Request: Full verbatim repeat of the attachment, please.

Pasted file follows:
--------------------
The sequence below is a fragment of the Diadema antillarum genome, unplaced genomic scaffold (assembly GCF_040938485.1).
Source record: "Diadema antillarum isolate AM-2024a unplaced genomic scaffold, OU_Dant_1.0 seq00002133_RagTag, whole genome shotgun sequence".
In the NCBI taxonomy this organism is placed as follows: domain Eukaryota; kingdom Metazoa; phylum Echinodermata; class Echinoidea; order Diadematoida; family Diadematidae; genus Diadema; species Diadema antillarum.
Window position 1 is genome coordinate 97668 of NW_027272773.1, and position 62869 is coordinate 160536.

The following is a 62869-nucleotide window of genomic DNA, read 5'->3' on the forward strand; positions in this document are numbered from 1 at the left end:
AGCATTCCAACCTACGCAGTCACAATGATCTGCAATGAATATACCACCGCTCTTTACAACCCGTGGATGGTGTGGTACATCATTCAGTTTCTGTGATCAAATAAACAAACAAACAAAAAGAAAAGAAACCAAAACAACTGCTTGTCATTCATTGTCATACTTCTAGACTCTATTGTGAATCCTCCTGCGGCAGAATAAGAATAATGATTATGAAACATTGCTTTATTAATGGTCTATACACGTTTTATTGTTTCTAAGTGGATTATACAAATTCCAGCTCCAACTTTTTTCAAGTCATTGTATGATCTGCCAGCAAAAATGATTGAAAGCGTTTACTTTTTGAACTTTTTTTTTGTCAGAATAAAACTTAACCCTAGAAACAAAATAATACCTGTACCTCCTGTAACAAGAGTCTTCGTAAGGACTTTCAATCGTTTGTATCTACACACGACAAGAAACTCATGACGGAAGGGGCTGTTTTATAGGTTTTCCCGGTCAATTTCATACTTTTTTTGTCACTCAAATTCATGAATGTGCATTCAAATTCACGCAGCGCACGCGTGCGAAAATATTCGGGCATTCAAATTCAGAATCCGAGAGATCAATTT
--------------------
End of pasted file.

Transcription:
The sequence below is a fragment of the Diadema antillarum genome, unplaced genomic scaffold (assembly GCF_040938485.1).
Source record: "Diadema antillarum isolate AM-2024a unplaced genomic scaffold, OU_Dant_1.0 seq00002133_RagTag, whole genome shotgun sequence".
In the NCBI taxonomy this organism is placed as follows: domain Eukaryota; kingdom Metazoa; phylum Echinodermata; class Echinoidea; order Diadematoida; family Diadematidae; genus Diadema; species Diadema antillarum.
Window position 1 is genome coordinate 97668 of NW_027272773.1, and position 62869 is coordinate 160536.

The following is a 62869-nucleotide window of genomic DNA, read 5'->3' on the forward strand; positions in this document are numbered from 1 at the left end:
AGCATTCCAACCTACGCAGTCACAATGATCTGCAATGAATATACCACCGCTCTTTACAACCCGTGGATGGTGTGGTACATCATTCAGTTTCTGTGATCAAATAAACAAACAAACAAAAAGAAAAGAAACCAAAACAACTGCTTGTCATTCATTGTCATACTTCTAGACTCTATTGTGAATCCTCCTGCGGCAGAATAAGAATAATGATTATGAAACATTGCTTTATTAATGGTCTATACACGTTTTATTGTTTCTAAGTGGATTATACAAATTCCAGCTCCAACTTTTTTCAAGTCATTGTATGATCTGCCAGCAAAAATGATTGAAAGCGTTTACTTTTTGAACTTTTTTTTTGTCAGAATAAAACTTAACCCTAGAAACAAAATAATACCTGTACCTCCTGTAACAAGAGTCTTCGTAAGGACTTTCAATCGTTTGTATCTACACACGACAAGAAACTCATGACGGAAGGGGCTGTTTTATAGGTTTTCCCGGTCAATTTCATACTTTTTTTGTCACTCAAATTCATGAATGTGCATTCAAATTCACGCAGCGCACGCGTGCGAAAATATTCGGGCATTCAAATTCAGAATCCGAGAGATCAATTT